Would Jesus Get a Brazilian Blowout?

Thom’s post, in which he mentioned his longing for thick, straight hair, got me thinking about non-straight hair. Shall we call it queer hair? I have the queer gene, which I inherited from two curly-haired parents. Tenth grade biology only covers that T-square thingy for eye color, so I don’t know how hair genetics work. I just know that I have wavy-to-curly hair, and that my younger sister could go full fro if she didn’t use about a pound of product to wrangle her hair into a bun everyday.

You will never be this cool.

Recently I watched an episode of The Millionaire Matchmaker. There’s no excuse for that, but here’s mine: I don’t have cable at home and therefore binge like a kid who’s never tasted candy whenever I’m in a hotel room. The matchmaker, whose schtick is to do the dirty work so her clients can play it cool, gave telling-it-like-it-is assessments to dozens of gold-digging women. Or maybe they were millionaires too—I was a little unclear. To one, she said (I’m paraphrasing), “Get a blowout before your date tonight. Men don’t like curly hair. They want shiny and straight. I’m just telling it like it is.”

This was news to me, and not just because I’m not in the business of dating millionaires of any gender. Weren’t Goldilocks’ locks curly? What about Nellie Oleson, the picture of prairie privilege?* And let’s not forget Simone on Head of the Class, who was my curly hair idol for years.

The hair that launched a thousand spiral perm kits.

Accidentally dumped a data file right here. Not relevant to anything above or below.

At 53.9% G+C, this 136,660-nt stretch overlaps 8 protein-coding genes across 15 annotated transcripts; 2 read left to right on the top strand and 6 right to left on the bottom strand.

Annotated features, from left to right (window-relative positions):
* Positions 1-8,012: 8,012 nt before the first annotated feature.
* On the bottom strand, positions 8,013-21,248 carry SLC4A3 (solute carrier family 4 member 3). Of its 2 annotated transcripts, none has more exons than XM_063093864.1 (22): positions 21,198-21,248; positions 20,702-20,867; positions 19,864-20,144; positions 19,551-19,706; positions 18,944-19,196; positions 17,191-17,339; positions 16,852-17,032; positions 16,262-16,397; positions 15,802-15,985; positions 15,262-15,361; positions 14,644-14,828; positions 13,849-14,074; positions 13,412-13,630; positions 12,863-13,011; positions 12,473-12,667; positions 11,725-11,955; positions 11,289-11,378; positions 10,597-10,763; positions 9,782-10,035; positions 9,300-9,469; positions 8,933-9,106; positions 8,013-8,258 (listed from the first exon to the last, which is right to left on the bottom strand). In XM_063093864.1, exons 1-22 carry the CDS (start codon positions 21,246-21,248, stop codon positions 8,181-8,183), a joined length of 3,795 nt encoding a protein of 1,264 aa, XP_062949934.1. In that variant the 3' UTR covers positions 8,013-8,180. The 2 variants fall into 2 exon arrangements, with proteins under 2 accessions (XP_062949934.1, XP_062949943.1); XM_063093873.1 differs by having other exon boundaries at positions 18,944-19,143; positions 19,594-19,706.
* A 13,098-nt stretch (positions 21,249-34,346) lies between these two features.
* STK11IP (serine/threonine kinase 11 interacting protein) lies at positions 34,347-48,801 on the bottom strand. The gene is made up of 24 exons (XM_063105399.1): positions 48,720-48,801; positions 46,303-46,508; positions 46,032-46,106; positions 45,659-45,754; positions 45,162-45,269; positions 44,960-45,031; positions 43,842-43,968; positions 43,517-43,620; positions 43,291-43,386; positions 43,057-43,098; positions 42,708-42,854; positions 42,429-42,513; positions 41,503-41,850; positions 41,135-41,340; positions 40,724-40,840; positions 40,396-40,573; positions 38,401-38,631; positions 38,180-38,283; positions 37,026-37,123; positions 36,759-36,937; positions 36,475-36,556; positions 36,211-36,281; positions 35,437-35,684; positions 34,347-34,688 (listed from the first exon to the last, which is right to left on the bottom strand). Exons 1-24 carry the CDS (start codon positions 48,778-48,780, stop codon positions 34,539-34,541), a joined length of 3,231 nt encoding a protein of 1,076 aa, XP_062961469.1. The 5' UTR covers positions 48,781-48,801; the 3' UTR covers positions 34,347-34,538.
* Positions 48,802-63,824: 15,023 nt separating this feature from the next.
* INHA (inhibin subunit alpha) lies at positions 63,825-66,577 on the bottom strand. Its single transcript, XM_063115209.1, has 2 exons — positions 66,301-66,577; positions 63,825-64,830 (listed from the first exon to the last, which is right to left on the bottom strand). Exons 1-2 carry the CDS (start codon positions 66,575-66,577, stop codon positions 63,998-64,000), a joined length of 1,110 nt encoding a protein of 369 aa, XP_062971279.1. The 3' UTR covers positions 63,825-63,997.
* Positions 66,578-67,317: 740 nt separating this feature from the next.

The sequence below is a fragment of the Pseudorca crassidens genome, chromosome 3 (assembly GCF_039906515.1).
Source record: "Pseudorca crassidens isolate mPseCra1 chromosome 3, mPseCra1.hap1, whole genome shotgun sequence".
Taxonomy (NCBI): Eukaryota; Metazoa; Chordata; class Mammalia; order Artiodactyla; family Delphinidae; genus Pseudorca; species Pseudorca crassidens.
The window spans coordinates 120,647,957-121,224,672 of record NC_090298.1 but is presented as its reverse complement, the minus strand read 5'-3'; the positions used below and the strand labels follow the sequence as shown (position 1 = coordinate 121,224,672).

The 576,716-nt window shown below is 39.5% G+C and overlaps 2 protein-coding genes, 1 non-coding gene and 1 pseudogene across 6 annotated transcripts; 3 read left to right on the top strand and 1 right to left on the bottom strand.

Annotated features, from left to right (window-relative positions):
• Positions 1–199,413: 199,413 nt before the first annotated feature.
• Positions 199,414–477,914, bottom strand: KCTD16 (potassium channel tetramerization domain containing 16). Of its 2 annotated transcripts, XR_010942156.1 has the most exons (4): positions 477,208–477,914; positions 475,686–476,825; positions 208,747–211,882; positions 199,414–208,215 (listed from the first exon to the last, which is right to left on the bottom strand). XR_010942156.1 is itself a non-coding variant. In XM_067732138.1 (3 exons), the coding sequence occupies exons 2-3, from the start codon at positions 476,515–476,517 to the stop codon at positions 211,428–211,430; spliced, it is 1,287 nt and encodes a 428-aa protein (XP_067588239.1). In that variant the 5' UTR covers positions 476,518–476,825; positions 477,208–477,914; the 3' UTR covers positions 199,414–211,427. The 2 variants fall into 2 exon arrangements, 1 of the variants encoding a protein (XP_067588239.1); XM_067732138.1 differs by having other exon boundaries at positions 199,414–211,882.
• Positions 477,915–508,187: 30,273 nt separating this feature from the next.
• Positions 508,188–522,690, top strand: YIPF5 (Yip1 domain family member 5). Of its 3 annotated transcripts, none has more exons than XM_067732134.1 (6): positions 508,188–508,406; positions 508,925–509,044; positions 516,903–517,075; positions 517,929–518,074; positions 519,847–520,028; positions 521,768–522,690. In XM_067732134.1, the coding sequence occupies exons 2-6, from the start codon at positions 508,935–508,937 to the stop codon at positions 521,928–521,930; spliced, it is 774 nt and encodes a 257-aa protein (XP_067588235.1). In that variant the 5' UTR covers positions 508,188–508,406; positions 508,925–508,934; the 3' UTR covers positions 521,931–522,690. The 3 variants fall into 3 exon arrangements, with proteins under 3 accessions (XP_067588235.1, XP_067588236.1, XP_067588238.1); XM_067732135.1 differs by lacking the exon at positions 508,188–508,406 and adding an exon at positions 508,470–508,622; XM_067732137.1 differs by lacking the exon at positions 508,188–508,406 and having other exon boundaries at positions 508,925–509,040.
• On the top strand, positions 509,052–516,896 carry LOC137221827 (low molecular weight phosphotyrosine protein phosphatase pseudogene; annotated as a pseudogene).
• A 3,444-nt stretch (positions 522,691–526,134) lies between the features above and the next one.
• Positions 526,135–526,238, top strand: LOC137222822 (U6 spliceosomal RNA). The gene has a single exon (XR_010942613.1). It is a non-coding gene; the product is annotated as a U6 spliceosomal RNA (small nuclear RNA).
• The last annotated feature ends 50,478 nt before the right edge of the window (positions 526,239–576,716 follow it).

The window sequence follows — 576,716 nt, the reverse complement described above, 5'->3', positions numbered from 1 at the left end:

Okay, so maybe these examples have not aged well. But every time I see one of those posters for the Brazilian blowout—which apparently works its wonders with formaldehyde and gives hairstylists nosebleeds or something—I can’t help but like the “before” pictures better.

Your sexy new hairstyle will distract from the blood pouring out of your face.

Don’t get me wrong—I think straight hair is beautiful. My girlfriend’s hair is a shorter version of the “after” picture above. Once she got a haircut that she claimed made her look like Jesus. “Come on, admit it,” she said. “When I walk in a room, doesn’t a little part of you think, ‘Here comes the Savior’?”

But Jesus was from the queer-haired Middle East, whereas, I explained to C.C., “You’ve got New World hair, baby.”

So yeah, there are all these ethnic and sociological undercurrents to the curly-vs.-straight debate, as there are with so many aspects of fashion and beauty. At its loudest, we have the Nappy Hair controversy. In subtler forms, we get Keri Russell and Chelsea Clinton trading the curls of their awkward years for sleek new ‘dos. Each time, my sister moans, “Where’s your curly pride?”

There was a vast right-wing conspiracy against this hair.

“Who’s the hot blonde now, Gore daughters?”

As anyone who’s shelled out $9 for a thimble-full of Frizz-Ease knows, the dark underbelly of lovely, cascading curls is frizz. Why do we hate it? It’s our natural state! Of course, so are hairy pits, bushy beards, bushy bushes and death at age 45. Most arguments elevating what’s “natural” fall apart quickly; one of the perks of having opposable thumbs is that we can mess around with what nature gave us. But there’s something very star-bellied Sneetches about always wanting the opposite of what we’ve got.